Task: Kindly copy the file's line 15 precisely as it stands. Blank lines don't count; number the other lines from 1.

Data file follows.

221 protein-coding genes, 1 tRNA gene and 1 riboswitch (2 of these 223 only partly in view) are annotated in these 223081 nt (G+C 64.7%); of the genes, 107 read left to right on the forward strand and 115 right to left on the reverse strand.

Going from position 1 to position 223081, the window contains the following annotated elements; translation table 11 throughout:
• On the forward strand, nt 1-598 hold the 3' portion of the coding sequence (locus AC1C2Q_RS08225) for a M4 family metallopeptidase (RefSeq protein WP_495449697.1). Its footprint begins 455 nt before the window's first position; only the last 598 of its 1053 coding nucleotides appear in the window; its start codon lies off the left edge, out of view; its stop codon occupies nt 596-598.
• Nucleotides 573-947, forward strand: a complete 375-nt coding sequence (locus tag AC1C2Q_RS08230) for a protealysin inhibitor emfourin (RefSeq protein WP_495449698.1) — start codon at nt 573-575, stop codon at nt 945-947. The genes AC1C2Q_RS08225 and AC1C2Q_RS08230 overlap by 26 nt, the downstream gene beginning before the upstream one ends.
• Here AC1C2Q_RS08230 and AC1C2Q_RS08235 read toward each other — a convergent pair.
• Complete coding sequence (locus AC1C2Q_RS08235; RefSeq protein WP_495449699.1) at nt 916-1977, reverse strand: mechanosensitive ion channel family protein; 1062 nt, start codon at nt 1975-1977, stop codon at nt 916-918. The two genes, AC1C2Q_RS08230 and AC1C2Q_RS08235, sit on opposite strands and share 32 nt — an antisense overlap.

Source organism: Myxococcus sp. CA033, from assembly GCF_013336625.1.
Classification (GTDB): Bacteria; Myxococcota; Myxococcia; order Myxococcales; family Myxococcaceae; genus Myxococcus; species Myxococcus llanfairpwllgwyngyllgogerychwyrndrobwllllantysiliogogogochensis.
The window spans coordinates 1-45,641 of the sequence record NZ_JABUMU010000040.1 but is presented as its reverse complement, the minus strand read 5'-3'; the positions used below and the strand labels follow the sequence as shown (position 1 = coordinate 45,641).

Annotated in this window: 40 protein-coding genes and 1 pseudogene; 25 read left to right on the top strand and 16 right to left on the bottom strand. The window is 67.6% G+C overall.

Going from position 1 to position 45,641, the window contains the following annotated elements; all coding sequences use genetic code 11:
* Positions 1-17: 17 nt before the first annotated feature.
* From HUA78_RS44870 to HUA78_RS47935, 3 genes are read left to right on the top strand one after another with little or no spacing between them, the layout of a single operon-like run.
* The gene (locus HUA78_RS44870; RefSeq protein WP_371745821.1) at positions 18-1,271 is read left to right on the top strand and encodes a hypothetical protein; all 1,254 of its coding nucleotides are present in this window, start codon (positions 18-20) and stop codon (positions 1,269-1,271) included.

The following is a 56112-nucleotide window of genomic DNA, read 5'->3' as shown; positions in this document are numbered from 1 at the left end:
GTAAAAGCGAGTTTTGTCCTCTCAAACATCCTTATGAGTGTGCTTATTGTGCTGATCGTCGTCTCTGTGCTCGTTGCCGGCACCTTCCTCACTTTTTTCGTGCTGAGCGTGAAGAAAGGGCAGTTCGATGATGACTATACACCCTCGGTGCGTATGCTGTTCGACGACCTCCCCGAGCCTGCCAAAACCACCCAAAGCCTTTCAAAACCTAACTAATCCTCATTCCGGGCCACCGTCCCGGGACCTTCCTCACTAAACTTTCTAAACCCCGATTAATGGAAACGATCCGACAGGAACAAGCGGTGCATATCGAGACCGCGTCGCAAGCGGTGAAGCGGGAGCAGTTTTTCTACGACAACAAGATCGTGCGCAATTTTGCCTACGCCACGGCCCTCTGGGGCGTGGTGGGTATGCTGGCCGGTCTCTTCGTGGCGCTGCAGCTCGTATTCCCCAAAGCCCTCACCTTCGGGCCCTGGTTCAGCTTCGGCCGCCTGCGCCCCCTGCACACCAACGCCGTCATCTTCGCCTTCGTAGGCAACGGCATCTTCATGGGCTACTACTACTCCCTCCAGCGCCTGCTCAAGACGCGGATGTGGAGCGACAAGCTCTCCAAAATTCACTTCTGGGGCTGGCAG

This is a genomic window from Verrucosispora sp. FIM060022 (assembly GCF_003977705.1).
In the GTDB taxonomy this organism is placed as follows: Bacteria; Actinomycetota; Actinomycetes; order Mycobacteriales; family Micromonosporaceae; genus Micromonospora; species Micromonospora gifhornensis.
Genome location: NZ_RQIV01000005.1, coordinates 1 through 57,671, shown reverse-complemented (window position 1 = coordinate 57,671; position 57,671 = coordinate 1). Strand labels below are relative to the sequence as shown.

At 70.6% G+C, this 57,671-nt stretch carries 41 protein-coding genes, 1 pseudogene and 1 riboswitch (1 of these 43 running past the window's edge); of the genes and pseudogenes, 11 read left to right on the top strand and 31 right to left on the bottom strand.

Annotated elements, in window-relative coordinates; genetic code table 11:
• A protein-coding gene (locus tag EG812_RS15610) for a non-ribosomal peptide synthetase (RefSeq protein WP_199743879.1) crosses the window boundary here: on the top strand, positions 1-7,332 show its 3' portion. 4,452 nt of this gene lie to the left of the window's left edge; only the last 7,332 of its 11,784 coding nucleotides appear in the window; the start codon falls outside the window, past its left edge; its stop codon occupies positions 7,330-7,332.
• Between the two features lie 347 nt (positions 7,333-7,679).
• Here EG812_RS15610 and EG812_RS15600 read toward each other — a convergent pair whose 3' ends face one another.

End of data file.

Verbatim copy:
The following is a 56112-nucleotide window of genomic DNA, read 5'->3' as shown; positions in this document are numbered from 1 at the left end: